## F Distributions

The F-Distribution (the initial F is in honor of statistician Ronald Fisher) is a ratio of distributions that compares the variances of two populations. It is heavily used in the analysis of variance (ANOVA). Since sample variances have chi-square distributions, the F distribution is therefore related to the ratio of two chi-square distributions. Since each chi-square distribution has degrees of freedom as a parameter, the F distribution will have two parameters.

### The Formulas

If the random variable $X$ has an F-distribution over the interval   $[0, \infty)$,   with degrees of freedom $m$ and $n$, then the PDF of the distribution is given by the following formula.

 $f_X(x) = \dfrac{ \Gamma\left(\dfrac{m+n}{2}\right) \left(\dfrac{m}{n}\right)^{m/2} x^{m/2-1}}{ \Gamma\left(\dfrac{m}{2}\right) \Gamma\left(\dfrac{n}{2}\right) \left(1 + \dfrac{m}{n} x\right)^{(m+n)/2}}$

It should be noted that the parameters for the degrees of freedom are not interchangable. That is, the F-distribution with 3 and 5 degrees of freedom is different than the F-Distribution with 5 and 3 degrees of freedom.

In practice, we use either tables of the CDF of F, or available technology.

### Computing with the F-Distribution

Probabilities under the F-distribution curve depend not only on the endpoints of the interval, but also on the two degrees of freedom parameters. The Texas Instruments calculator syntax for the CDF is $\operatorname{Fcdf}(x_1,x_2,m,n)$.

• For the F-distribution with 7 and 12 degrees of freedom, the area under the curve between 2.5 and 7.3 is $P(2.5 < x < 7.3) = \operatorname{Fcdf}(2.5,7.3,7,12) = 0.0767$.
• For the F-distribution with 9 and 5 degrees of freedom, the area under the curve less than 6 is $P(x < 6) = \operatorname{Fcdf}(0,6, 9,5) = 0.9687$.

### Quotient Distributions

Suppose that $X$ and $Y$ are independent random variables, with PDFs $f_X(x)$ and $f_Y(y)$. Suppose also that the random variable $X$ is always nonnegative. We shall consider the random variable defined by the quotient   $Z = \dfrac{Y}{X}$.   Since $Z$ is defined by two independent distributions, we must also consider the joint distribution of $X$ and $Y$, whose PDF will be represented by $f_{XY}(x,y)$.

The probabilities associated with the random variable $Z$ will form a region of the $xy$-plane. Note that   $x \ge 0$,   so only the right-half plane is required.

$$P(Z \le z) = P\left( \dfrac{y}{x} \le z\right) = P(y \le zx)$$

This probability will be related to the CDF of the joint distribution, where the region of the plane is described by the limits of integration.

$$F_{XY}(z) = \int_0^\infty \int_{-\infty}^{zx} f_{XY}(x,y) \,\mathrm{d}y \,\mathrm{d}x$$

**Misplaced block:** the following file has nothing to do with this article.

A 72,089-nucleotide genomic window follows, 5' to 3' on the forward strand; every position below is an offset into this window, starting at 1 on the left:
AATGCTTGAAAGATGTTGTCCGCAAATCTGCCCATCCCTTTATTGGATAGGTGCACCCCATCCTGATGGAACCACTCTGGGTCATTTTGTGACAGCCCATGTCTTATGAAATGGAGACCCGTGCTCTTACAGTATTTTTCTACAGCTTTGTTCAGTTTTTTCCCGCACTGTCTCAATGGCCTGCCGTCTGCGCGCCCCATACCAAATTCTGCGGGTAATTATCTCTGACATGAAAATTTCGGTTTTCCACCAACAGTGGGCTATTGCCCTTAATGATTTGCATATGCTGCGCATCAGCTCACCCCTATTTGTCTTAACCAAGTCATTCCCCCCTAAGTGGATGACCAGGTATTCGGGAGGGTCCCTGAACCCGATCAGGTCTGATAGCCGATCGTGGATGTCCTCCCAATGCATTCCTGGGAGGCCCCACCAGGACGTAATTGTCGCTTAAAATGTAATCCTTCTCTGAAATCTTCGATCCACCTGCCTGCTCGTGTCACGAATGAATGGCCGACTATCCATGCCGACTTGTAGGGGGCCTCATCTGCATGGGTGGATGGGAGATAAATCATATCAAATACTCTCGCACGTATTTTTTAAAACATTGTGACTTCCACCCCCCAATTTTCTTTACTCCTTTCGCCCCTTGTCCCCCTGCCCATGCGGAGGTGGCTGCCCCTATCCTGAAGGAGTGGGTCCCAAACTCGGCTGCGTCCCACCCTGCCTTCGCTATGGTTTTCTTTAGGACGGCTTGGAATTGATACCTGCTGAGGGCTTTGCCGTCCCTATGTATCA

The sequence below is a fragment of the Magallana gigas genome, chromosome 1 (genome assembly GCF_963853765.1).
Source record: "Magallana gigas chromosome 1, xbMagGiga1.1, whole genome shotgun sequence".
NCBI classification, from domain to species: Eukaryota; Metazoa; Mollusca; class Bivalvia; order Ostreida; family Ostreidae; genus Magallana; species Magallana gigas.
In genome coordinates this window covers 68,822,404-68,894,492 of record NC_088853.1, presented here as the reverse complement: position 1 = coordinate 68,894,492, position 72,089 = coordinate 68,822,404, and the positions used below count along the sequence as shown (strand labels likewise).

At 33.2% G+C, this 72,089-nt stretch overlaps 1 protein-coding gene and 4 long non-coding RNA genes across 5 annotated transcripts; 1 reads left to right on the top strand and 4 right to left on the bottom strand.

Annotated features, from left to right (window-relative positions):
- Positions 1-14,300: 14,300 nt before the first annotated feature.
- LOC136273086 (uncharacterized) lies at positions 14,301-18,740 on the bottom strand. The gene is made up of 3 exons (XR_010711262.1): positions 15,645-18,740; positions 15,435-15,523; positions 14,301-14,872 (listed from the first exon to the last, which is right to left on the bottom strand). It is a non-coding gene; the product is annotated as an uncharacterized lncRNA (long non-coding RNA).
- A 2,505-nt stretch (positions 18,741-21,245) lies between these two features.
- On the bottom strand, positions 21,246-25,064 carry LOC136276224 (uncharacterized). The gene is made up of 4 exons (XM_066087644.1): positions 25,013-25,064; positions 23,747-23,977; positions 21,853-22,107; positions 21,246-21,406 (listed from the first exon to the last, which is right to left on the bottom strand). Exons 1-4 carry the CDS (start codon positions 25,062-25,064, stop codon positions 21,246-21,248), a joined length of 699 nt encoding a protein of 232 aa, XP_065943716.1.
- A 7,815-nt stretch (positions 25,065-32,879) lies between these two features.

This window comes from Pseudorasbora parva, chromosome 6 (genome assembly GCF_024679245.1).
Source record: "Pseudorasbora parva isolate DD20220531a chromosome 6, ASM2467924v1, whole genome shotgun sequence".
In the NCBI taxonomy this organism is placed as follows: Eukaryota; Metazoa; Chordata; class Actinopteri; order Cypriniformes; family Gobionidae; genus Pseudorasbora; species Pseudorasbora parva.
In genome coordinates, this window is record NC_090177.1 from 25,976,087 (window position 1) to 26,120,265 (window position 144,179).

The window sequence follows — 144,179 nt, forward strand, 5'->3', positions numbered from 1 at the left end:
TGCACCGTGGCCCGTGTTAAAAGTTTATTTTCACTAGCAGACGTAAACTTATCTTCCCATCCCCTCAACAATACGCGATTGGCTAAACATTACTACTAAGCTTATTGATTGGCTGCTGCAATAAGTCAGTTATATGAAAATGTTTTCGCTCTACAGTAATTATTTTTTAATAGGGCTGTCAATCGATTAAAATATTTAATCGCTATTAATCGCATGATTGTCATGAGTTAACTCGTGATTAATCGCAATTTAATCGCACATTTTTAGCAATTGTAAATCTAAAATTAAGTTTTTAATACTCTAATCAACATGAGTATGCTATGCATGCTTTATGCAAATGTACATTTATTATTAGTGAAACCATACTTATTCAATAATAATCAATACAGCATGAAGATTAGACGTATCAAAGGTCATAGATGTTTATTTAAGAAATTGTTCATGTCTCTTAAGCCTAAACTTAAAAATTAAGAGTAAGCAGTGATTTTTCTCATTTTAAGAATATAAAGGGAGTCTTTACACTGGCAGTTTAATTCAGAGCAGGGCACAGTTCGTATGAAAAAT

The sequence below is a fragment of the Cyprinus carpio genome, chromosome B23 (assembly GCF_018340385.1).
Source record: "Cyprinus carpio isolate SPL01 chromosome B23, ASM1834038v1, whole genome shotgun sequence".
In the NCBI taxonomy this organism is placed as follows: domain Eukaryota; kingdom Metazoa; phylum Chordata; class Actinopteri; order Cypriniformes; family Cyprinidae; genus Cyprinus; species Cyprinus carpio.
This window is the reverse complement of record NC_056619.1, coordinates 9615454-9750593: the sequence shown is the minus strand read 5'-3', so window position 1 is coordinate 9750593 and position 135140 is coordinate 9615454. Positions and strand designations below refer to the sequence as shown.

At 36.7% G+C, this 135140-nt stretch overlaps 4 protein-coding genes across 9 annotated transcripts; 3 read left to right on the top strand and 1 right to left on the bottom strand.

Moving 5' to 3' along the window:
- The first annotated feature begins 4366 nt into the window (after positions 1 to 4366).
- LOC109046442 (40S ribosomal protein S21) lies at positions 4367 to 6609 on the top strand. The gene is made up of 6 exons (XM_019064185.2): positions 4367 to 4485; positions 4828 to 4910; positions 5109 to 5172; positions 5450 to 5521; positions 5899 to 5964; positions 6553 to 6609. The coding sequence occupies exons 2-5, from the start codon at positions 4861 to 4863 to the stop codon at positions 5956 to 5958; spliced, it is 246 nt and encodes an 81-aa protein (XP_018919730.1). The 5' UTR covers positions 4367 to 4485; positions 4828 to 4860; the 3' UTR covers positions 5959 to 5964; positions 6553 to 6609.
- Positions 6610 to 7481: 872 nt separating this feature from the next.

Using the transformation   $y = xv$,   we will be able to change the order of integration.

$$F_{XY}(z) = \int_0^\infty \int_{-\infty}^z x f_{XY}(x,xv) \,\mathrm{d}v \,\mathrm{d}x = \int_{-\infty}^z \int_0^\infty x f_{XY}(x,xv) \,\mathrm{d}x \,\mathrm{d}v$$

Therefore, the derivative of this quantity (with respect to the variable $v$) will produce the PDF of a quotient distribution.

$$f_{XY}(z) = \int_0^\infty x f_{XY}(x, xz) \,\mathrm{d}x$$

Furthermore, with the assumption of independence of the variables $X$ and $Y$, we can rewrite the joint distribution as a product.

$$f_{XY}(z) = \int_0^\infty x f_X(x) f_Y(xz) \,\mathrm{d}x$$

### Derivation of the F Distribution

Let $X$ and $Y$ both have independent chi-square distributions, with degrees of freedom $n$ and $m$ respectively. Define the quotient   $Z = \dfrac{Y}{X}$.   Then the PDF of $Z$ can be determined from the result of the joint distribution of a quotient.

\begin{align} f_Z(z) &= \int_0^\infty x \dfrac{x^{n/2-1} e^{-x/2}}{\Gamma\left(\dfrac{n}{2}\right) 2^{n/2}} \dfrac{(xz)^{m/2-1} e^{-xz/2}}{\Gamma\left(\dfrac{m}{2}\right) 2^{m/2}} \,\mathrm{d}x \\ &= \dfrac{z^{m/2-1}}{\Gamma\left(\dfrac{m}{2}\right) \Gamma\left(\dfrac{n}{2}\right) 2^{(m+n)/2}} \int_0^\infty x^{(m+n)/2 - 1} e^{-x(z+1)/2} \,\mathrm{d}x \end{align}

Now the Gamma function is actually defined by   $\Gamma(x) = \int_0^\infty t^{x-1} e^{-t} \,\mathrm{d}t$.   After using the substitution   $t = x \left(\dfrac{z+1}{2} \right)$,   we recognize the integral above as a value of the gamma function.

\begin{align} f_Z(z) &= \dfrac{z^{m/2-1}}{\Gamma\left(\dfrac{m}{2}\right) \Gamma\left(\dfrac{n}{2}\right) 2^{(m+n)/2}} \dfrac{1}{\left(\dfrac{z+1}{2}\right)^{(m+n)/2}} \int_0^\infty t^{(m+n)/2-1} e^{-t} \,\mathrm{d}t \\ &= \dfrac{ \Gamma\left(\dfrac{m+n}{2}\right) z^{m/2-1}}{ \Gamma\left(\dfrac{m}{2}\right) \Gamma\left(\dfrac{n}{2}\right) (z+1)^{(m+n)/2}} \end{align}

The F-Distribution is actually not this quotient, but the quotient   $F = \dfrac{Y/m}{X/n}$.   Therefore, if $X$ is a random variable with an F-Distribution, its PDF is

\begin{align} f_X(x) &= \dfrac{m}{n} f_Z \left( \dfrac{m}{n} x\right) \\ &= \dfrac{ \dfrac{m}{n} \Gamma\left(\dfrac{m+n}{2}\right) \left( \dfrac{m}{n} x\right)^{m/2-1}}{ \Gamma\left(\dfrac{m}{2}\right) \Gamma\left(\dfrac{n}{2}\right) \left( \dfrac{m}{n} x + 1\right)^{(m+n)/2}} \\ &= \dfrac{ \Gamma\left(\dfrac{m+n}{2}\right) \left(\dfrac{m}{n}\right)^{m/2} x^{m/2-1}}{ \Gamma\left(\dfrac{m}{2}\right) \Gamma\left(\dfrac{n}{2}\right) \left(1 + \dfrac{m}{n} x\right)^{(m+n)/2}} \end{align}